|Tuesday, 27. June 2017||You are not logged in... [Log In]|
Medical wastes constitute a larger portion of infectious wastes that are potentially dangerous since they contain pathogenic agents. While sustainable management of municipal solid waste, wastewater sludge and construction and demolition waste gain significant attention, medical waste has not attracted the same level of attention as other types of wastes, especially in developing countries. Therefore, medical waste management is still a critical issue in many countries due to ist potential environmental hazards and public health risks.
Infectious and hazardous nature of medical waste can cause undesirable effects on humans and the environment. So, effective management (transfer, transport, treatment and disposal) of medical waste is the key component of an integrated solid waste management system. The need for proper medical waste management has been a crucial issue in many developing countries as Turkey. It is mainly caused by the lack of appropriate legislation and effective control; financial limitations and lack of awareness. In Turkey, the regulation on medical waste management was updated in 2005 (i.e. Medical Waste Control Regulation) in accordance with the European Union (EU) waste directives. But some of the infectious waste is disposed of with the municipal solid waste into the sanitary landfill because of improper segregation practices applied in the health-care institutions. Existing practices on medical waste management still falls behind meeting the requirements of current waste treatment technologies. This study aims to analyze the present status of medical waste management in Turkey in terms of waste generation, effectiveness on waste segregation, treatment and disposal. Alternative treatment and disposal technologies (including incineration, microwave irradiation, mobile or stationary sterilization) of medical waste were evaluated. This study also aims to identify the best possible medical waste management options for Turkey by considering economic, social, environmental, and technical aspects.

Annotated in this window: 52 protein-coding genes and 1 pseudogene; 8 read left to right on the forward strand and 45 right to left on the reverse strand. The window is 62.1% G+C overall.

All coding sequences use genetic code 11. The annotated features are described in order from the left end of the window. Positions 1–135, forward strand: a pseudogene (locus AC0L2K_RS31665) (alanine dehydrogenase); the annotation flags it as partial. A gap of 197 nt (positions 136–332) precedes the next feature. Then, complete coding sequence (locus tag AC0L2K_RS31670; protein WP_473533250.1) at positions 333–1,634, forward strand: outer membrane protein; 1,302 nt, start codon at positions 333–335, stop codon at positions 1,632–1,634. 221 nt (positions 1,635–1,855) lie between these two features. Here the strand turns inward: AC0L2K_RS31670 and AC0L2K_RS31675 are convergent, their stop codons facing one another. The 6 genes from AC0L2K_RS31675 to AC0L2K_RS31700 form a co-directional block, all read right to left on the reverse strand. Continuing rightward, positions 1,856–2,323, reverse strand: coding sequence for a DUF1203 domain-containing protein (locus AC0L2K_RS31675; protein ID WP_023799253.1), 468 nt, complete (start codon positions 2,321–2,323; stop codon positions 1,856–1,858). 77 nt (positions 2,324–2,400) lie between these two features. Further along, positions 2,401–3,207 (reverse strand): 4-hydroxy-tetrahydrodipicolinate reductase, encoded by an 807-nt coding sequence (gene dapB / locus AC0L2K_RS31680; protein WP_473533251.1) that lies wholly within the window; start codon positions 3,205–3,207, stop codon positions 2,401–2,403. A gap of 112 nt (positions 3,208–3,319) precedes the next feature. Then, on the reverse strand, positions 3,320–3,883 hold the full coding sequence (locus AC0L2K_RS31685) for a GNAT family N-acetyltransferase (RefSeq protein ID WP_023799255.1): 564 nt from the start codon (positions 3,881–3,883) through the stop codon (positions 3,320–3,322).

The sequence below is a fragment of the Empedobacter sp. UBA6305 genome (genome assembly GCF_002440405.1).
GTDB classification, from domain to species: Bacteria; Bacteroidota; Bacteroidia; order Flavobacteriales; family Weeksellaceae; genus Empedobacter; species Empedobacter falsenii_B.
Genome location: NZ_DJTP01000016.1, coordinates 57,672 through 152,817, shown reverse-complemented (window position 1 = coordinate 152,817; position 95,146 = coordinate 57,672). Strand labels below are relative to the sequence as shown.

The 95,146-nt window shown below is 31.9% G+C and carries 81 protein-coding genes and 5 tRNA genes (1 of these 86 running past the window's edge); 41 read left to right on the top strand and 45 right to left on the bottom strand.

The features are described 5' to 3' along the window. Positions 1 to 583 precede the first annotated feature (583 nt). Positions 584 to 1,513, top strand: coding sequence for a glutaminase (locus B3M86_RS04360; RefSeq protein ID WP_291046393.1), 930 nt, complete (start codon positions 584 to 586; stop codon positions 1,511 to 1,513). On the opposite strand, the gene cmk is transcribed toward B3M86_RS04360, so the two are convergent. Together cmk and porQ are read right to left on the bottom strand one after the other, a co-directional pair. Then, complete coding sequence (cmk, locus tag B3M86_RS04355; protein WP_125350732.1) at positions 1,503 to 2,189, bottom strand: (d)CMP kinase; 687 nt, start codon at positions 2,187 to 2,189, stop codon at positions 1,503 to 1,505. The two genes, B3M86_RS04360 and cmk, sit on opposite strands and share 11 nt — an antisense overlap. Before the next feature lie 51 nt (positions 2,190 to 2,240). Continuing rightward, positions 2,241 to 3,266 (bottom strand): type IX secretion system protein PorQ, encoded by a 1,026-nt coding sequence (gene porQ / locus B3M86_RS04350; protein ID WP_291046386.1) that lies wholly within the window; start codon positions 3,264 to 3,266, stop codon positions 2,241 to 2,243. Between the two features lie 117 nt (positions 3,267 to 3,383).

|Copyright:||© Lehrstuhl für Abfallverwertungstechnik und Abfallwirtschaft der Montanuniversität Leoben|
|Source:||Recy & Depotech 2016 (November 2016)|
|Autor:||Assist. Prof. Dr. Hasan Sarptaş|
Prof. Dr. Ertugrul Erdin
|This article can be purchased via our partner ASK-EU.|
Renergia, a brand new Waste-to-Energy (WtE) facility opened in Canton Lucerne, shows that Waste-to-Energy can provide reliable heat for industries.Category: Incineration / Waste-to-Energy plant
In Slovenia arises one of the largest and most modern waste treatment plants in Europe.Category: Recycling / MBT
The final unit of the incineration plant is one of the most important parts as it has the objective of cleaning the air pollutants produced.Category: Incineration
The biogas produced from the waste can be converted in a CHP to electrical and thermal energy or fed as processed bio-methane into the natural gas grid or used as fuel (CNG).Category: Recycling / Fermentation
The Bio-Dry™ system is a static, aerated and flexibly enclosed reactor for the biological drying of various solid waste matters containing some biodegradable contents.Category: Recycling / MBT